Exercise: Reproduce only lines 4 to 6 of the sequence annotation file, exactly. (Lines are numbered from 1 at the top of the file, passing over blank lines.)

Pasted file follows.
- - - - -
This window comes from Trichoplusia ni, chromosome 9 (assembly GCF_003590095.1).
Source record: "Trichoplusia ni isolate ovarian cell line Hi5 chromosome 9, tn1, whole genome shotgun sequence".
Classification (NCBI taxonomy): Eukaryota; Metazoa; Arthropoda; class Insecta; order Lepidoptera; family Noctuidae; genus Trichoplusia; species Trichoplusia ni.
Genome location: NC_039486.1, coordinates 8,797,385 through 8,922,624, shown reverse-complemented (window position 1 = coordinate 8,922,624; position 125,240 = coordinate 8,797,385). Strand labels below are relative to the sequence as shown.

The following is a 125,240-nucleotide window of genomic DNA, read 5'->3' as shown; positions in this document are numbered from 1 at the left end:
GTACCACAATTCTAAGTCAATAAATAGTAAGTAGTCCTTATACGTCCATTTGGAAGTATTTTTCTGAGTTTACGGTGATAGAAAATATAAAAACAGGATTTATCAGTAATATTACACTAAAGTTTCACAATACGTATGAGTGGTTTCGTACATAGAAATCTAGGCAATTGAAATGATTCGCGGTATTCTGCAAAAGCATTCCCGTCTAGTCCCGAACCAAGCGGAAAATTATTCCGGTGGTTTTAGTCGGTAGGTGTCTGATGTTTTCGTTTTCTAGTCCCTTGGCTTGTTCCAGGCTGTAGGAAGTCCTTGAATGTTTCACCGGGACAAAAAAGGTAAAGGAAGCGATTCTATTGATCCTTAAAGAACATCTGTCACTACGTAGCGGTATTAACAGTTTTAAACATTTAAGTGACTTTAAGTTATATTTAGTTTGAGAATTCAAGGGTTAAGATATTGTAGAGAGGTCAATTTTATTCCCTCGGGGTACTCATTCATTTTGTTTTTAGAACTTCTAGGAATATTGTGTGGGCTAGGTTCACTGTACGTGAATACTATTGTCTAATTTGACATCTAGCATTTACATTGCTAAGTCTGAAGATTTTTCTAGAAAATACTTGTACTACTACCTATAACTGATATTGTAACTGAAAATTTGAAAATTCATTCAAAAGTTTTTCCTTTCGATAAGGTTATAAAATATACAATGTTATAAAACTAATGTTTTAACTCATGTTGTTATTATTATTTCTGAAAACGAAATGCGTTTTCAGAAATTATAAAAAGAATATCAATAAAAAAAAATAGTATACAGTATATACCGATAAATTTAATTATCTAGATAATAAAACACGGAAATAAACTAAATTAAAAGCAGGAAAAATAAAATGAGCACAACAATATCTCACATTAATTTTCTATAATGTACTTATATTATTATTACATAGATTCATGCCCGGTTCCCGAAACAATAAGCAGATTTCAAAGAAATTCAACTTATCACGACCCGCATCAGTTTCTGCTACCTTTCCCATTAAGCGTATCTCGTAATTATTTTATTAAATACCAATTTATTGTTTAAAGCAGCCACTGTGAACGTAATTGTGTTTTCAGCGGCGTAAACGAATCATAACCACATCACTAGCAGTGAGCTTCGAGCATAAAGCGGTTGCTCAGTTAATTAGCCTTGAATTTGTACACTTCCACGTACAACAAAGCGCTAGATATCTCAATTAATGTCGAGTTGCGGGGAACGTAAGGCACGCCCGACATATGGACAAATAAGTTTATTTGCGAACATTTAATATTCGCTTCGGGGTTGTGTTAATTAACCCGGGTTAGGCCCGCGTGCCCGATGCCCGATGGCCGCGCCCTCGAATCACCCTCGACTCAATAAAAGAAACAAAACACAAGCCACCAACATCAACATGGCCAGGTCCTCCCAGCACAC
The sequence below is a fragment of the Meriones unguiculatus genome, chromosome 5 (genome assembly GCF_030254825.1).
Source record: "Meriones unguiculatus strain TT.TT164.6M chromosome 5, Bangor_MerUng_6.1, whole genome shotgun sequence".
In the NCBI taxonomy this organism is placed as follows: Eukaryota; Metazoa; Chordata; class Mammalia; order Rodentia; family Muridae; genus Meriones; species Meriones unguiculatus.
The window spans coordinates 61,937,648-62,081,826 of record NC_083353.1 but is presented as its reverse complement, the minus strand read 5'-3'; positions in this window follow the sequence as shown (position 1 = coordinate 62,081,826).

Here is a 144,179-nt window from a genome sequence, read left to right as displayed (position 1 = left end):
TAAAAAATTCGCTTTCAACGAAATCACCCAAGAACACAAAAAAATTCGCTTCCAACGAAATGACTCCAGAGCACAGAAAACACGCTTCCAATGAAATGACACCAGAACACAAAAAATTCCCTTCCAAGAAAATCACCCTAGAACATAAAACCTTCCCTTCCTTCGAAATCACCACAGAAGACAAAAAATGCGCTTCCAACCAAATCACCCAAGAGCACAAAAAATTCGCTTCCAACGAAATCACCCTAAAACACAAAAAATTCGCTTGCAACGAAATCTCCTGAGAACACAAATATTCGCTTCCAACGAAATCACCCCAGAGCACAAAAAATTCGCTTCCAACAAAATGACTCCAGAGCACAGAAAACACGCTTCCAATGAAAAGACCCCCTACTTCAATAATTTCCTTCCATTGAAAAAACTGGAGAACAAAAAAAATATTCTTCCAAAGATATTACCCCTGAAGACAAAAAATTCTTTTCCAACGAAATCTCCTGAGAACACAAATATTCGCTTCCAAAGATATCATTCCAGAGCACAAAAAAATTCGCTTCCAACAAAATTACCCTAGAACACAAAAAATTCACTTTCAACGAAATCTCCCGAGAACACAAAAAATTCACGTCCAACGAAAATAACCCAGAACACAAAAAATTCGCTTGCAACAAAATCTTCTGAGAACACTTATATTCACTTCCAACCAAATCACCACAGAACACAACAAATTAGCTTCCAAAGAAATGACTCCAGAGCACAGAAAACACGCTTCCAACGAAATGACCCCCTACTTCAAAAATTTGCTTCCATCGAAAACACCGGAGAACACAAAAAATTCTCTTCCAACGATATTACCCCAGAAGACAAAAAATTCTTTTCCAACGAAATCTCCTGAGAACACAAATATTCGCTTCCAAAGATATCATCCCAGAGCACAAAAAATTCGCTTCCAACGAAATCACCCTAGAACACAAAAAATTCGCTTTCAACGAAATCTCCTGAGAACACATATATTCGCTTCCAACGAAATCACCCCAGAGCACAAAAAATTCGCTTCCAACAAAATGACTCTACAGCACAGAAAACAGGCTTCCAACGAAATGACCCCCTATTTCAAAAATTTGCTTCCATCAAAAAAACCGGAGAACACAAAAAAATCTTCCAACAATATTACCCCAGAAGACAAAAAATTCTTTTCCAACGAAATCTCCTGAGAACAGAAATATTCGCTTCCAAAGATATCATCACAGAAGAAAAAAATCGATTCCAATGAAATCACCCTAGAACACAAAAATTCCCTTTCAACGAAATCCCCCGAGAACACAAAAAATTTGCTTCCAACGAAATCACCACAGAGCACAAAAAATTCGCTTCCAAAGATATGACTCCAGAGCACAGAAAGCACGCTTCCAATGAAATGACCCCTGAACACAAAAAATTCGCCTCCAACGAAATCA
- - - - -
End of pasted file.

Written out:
Genome location: NC_039486.1, coordinates 8,797,385 through 8,922,624, shown reverse-complemented (window position 1 = coordinate 8,922,624; position 125,240 = coordinate 8,797,385). Strand labels below are relative to the sequence as shown.

The following is a 125,240-nucleotide window of genomic DNA, read 5'->3' as shown; positions in this document are numbered from 1 at the left end:
GTACCACAATTCTAAGTCAATAAATAGTAAGTAGTCCTTATACGTCCATTTGGAAGTATTTTTCTGAGTTTACGGTGATAGAAAATATAAAAACAGGATTTATCAGTAATATTACACTAAAGTTTCACAATACGTATGAGTGGTTTCGTACATAGAAATCTAGGCAATTGAAATGATTCGCGGTATTCTGCAAAAGCATTCCCGTCTAGTCCCGAACCAAGCGGAAAATTATTCCGGTGGTTTTAGTCGGTAGGTGTCTGATGTTTTCGTTTTCTAGTCCCTTGGCTTGTTCCAGGCTGTAGGAAGTCCTTGAATGTTTCACCGGGACAAAAAAGGTAAAGGAAGCGATTCTATTGATCCTTAAAGAACATCTGTCACTACGTAGCGGTATTAACAGTTTTAAACATTTAAGTGACTTTAAGTTATATTTAGTTTGAGAATTCAAGGGTTAAGATATTGTAGAGAGGTCAATTTTATTCCCTCGGGGTACTCATTCATTTTGTTTTTAGAACTTCTAGGAATATTGTGTGGGCTAGGTTCACTGTACGTGAATACTATTGTCTAATTTGACATCTAGCATTTACATTGCTAAGTCTGAAGATTTTTCTAGAAAATACTTGTACTACTACCTATAACTGATATTGTAACTGAAAATTTGAAAATTCATTCAAAAGTTTTTCCTTTCGATAAGGTTATAAAATATACAATGTTATAAAACTAATGTTTTAACTCATGTTGTTATTATTATTTCTGAAAACGAAATGCGTTTTCAGAAATTATAAAAAGAATATCAATAAAAAAAAATAGTATACAGTATATACCGATAAATTTAATTATCTAGATAATAAAACACGGAAATAAACTAAATTAAAAGCAGGAAAAATAAAATGAGCACAACAATATCTCACATTAATTTTCTATAATGTACTTATATTATTATTACATAGATTCATGCCCGGTTCCCGAAACAATAAGCAGATTTCAAAGAAATTCAACTTATCACGACCCGCATCAGTTTCTGCTACCTTTCCCATTAAGCGTATCTCGTAATTATTTTATTAAATACCAATTTATTGTTTAAAGCAGCCACTGTGAACGTAATTGTGTTTTCAGCGGCGTAAACGAATCATAACCACATCACTAGCAGTGAGCTTCGAGCATAAAGCGGTTGCTCAGTTAATTAGCCTTGAATTTGTACACTTCCACGTACAACAAAGCGCTAGATATCTCAATTAATGTCGAGTTGCGGGGAACGTAAGGCACGCCCGACATATGGACAAATAAGTTTATTTGCGAACATTTAATATTCGCTTCGGGGTTGTGTTAATTAACCCGGGTTAGGCCCGCGTGCCCGATGCCCGATGGCCGCGCCCTCGAATCACCCTCGACTCAATAAAAGAAACAAAACACAAGCCACCAACATCAACATGGCCAGGTCCTCCCAGCACAC